The book also examined adolescent’s psychological development and also provides critiques to policies of zero tolerance and the pipeline of school to prison. Ecenbarger (2012) believes that that evidence that support diversion and community-based services are much more effective in recidivism reduction compared to incarceration. Similarly, he considers research that illustrate the net negative effects of youth incarceration, arguments that discourage shackling, fiscal arguments for the reaction of incarceration of the youth, and the significance of due process protections and quality representations for the accused youths for the
We have seen today in society of how crime rates have been rampant and how statistics show that most of the crimes were being made by minors. I believe that when most of them look at the bottom of these young offenders come disproportionately from impoverished single-parent homes that are located in the neighbourhoods desinvertido and have high rates of learning disabilities, mental health, and substance abuse and problems with the help of the system of juvenile justice that can make a great return on a successful transition to adulthood. Their ages ranged from 20 and under, most are under fifteen years of age.
Teen court also known as youth courts is a juvenile justice system program that permits teens to try and sentence their fellow peers for committing minor and status offenses. The main purpose of the teen court is to make young offenders accountable for their wrong doing by paying the price for their offences. However this system keeps first time offenders away from the Juvenile system and gives them a chance to change. In order for a youth to be considered to serve on a teen court, the young individual must be 8th to 12th grade with good academic standing, the teen must be nominated by teacher, parent or him or herself, an application must be filled up and signed with the parent’s approval.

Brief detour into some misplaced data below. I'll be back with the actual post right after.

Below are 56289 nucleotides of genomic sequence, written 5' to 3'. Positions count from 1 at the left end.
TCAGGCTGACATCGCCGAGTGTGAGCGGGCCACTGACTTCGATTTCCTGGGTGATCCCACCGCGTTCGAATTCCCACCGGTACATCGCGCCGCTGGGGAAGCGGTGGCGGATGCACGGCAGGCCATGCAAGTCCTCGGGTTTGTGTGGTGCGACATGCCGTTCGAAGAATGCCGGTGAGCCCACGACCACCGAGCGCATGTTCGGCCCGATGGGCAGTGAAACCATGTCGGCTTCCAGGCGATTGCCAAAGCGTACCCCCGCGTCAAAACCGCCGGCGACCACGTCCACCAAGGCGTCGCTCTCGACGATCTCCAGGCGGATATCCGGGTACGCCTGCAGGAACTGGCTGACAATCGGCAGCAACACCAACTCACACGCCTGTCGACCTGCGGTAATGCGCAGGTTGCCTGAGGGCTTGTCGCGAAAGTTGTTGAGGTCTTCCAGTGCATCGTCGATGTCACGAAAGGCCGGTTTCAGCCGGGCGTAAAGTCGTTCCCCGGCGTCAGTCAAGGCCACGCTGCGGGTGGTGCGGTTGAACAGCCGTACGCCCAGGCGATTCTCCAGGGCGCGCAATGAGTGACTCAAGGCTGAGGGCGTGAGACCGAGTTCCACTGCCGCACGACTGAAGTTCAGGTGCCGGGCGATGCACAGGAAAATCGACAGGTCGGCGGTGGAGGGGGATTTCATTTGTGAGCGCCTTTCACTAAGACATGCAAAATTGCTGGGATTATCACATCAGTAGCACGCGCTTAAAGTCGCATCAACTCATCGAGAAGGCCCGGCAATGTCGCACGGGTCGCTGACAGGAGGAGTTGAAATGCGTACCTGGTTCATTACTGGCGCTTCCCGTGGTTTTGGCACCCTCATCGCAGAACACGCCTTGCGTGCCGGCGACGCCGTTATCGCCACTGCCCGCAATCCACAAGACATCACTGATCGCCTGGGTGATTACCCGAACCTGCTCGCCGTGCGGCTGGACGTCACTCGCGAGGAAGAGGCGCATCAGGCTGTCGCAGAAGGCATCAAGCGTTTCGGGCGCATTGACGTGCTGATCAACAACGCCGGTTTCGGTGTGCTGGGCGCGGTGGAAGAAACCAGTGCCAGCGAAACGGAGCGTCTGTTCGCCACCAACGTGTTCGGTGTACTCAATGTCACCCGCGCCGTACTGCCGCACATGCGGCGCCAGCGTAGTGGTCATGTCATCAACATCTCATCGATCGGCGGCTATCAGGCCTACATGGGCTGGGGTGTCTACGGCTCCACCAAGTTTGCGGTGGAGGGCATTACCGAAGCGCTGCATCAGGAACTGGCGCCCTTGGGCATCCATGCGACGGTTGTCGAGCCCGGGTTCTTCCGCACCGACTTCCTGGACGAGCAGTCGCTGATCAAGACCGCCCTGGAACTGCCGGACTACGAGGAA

Using juvenile drug court as an alternative to incarceration to decrease the rapidly increasing number of young offenders is a policy that includes various key concepts that one must understand. To start, juvenile drug courts are mostly voluntary. While some juvenile drug courts are mandated, this aspect has not motivated a vast majority of these courts to follow suit. Therefore, these programs are designed to keep youth from using any type of substance. These juveniles are obviously involved in this type of program due to their substance use/abuse issues. The juveniles that are involved in this type of alternate program are comprised of both males and females. It has been shown that female juveniles have improved success at this type of program,